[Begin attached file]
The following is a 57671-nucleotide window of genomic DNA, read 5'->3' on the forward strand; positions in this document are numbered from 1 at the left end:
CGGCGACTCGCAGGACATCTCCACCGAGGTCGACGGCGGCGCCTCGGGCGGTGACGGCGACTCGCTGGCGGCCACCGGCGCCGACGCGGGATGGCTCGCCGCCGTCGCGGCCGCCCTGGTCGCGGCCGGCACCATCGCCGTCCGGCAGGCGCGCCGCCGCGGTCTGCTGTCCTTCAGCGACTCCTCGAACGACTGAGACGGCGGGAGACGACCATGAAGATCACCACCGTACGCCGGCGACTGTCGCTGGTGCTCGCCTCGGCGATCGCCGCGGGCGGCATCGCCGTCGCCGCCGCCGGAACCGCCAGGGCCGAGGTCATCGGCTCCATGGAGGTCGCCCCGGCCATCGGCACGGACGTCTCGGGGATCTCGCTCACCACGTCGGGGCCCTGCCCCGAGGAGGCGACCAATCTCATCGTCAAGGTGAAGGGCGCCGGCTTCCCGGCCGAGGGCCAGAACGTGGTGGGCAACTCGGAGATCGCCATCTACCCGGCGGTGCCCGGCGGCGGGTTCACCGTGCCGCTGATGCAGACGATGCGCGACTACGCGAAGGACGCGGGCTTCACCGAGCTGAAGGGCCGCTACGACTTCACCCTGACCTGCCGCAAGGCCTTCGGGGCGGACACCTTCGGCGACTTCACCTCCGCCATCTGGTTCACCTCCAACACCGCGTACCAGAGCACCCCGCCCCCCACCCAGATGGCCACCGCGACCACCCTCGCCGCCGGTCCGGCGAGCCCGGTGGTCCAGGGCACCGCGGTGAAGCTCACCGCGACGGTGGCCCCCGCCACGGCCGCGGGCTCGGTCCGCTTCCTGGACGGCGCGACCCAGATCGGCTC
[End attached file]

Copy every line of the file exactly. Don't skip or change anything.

The following is a 57671-nucleotide window of genomic DNA, read 5'->3' on the forward strand; positions in this document are numbered from 1 at the left end:
CGGCGACTCGCAGGACATCTCCACCGAGGTCGACGGCGGCGCCTCGGGCGGTGACGGCGACTCGCTGGCGGCCACCGGCGCCGACGCGGGATGGCTCGCCGCCGTCGCGGCCGCCCTGGTCGCGGCCGGCACCATCGCCGTCCGGCAGGCGCGCCGCCGCGGTCTGCTGTCCTTCAGCGACTCCTCGAACGACTGAGACGGCGGGAGACGACCATGAAGATCACCACCGTACGCCGGCGACTGTCGCTGGTGCTCGCCTCGGCGATCGCCGCGGGCGGCATCGCCGTCGCCGCCGCCGGAACCGCCAGGGCCGAGGTCATCGGCTCCATGGAGGTCGCCCCGGCCATCGGCACGGACGTCTCGGGGATCTCGCTCACCACGTCGGGGCCCTGCCCCGAGGAGGCGACCAATCTCATCGTCAAGGTGAAGGGCGCCGGCTTCCCGGCCGAGGGCCAGAACGTGGTGGGCAACTCGGAGATCGCCATCTACCCGGCGGTGCCCGGCGGCGGGTTCACCGTGCCGCTGATGCAGACGATGCGCGACTACGCGAAGGACGCGGGCTTCACCGAGCTGAAGGGCCGCTACGACTTCACCCTGACCTGCCGCAAGGCCTTCGGGGCGGACACCTTCGGCGACTTCACCTCCGCCATCTGGTTCACCTCCAACACCGCGTACCAGAGCACCCCGCCCCCCACCCAGATGGCCACCGCGACCACCCTCGCCGCCGGTCCGGCGAGCCCGGTGGTCCAGGGCACCGCGGTGAAGCTCACCGCGACGGTGGCCCCCGCCACGGCCGCGGGCTCGGTCCGCTTCCTGGACGGCGCGACCCAGATCGGCTC